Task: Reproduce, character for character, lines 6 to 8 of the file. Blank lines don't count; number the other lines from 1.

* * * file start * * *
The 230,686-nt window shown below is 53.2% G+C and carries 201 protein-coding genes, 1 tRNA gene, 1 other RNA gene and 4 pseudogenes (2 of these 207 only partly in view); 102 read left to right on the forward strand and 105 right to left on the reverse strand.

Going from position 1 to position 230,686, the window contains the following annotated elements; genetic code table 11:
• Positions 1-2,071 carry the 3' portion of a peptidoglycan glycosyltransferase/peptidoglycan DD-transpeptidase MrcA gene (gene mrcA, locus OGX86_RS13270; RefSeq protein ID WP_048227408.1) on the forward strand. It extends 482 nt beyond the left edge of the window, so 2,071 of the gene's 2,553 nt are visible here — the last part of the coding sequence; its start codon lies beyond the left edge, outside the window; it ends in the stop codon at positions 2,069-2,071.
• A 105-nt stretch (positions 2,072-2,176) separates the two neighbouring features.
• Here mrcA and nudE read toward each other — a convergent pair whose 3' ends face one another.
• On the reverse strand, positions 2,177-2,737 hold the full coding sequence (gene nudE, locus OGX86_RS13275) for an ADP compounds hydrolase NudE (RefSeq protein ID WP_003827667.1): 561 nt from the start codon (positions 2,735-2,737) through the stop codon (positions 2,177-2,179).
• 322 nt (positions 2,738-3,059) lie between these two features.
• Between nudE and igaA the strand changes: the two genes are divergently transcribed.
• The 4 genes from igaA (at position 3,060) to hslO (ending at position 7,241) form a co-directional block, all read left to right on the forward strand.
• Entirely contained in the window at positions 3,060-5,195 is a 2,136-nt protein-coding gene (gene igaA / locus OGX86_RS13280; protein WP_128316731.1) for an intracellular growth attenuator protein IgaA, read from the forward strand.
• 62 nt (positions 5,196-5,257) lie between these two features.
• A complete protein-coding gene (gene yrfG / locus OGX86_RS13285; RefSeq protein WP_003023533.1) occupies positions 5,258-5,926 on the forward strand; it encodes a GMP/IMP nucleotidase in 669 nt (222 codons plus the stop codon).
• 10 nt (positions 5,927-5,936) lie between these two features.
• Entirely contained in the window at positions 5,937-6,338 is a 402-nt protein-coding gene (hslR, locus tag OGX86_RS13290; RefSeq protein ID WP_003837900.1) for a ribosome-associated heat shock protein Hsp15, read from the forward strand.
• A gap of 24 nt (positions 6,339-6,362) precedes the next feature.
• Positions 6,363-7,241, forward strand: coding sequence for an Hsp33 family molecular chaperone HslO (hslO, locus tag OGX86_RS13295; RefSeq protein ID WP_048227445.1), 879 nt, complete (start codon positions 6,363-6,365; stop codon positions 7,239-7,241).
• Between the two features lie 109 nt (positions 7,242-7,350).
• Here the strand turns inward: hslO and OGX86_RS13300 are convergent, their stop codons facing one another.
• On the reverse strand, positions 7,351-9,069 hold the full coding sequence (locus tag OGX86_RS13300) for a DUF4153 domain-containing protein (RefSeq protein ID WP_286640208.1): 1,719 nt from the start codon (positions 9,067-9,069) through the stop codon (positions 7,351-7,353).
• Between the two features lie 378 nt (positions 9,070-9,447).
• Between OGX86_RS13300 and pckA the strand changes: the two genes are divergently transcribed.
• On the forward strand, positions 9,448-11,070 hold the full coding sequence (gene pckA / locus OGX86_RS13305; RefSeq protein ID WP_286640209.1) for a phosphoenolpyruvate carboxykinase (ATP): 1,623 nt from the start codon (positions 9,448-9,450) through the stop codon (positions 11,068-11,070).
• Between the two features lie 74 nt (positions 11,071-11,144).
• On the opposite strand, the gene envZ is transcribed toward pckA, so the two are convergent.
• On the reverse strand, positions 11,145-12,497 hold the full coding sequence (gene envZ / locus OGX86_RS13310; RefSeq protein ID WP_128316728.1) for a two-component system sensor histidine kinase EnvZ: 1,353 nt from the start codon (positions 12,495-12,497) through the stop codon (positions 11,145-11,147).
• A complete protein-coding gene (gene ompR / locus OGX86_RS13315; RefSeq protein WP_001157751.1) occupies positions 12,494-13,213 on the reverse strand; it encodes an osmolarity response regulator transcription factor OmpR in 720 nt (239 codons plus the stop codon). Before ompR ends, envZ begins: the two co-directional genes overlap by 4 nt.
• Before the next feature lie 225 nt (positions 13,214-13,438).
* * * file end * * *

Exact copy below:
• On the reverse strand, positions 2,177-2,737 hold the full coding sequence (gene nudE, locus OGX86_RS13275) for an ADP compounds hydrolase NudE (RefSeq protein ID WP_003827667.1): 561 nt from the start codon (positions 2,735-2,737) through the stop codon (positions 2,177-2,179).
• 322 nt (positions 2,738-3,059) lie between these two features.
• Between nudE and igaA the strand changes: the two genes are divergently transcribed.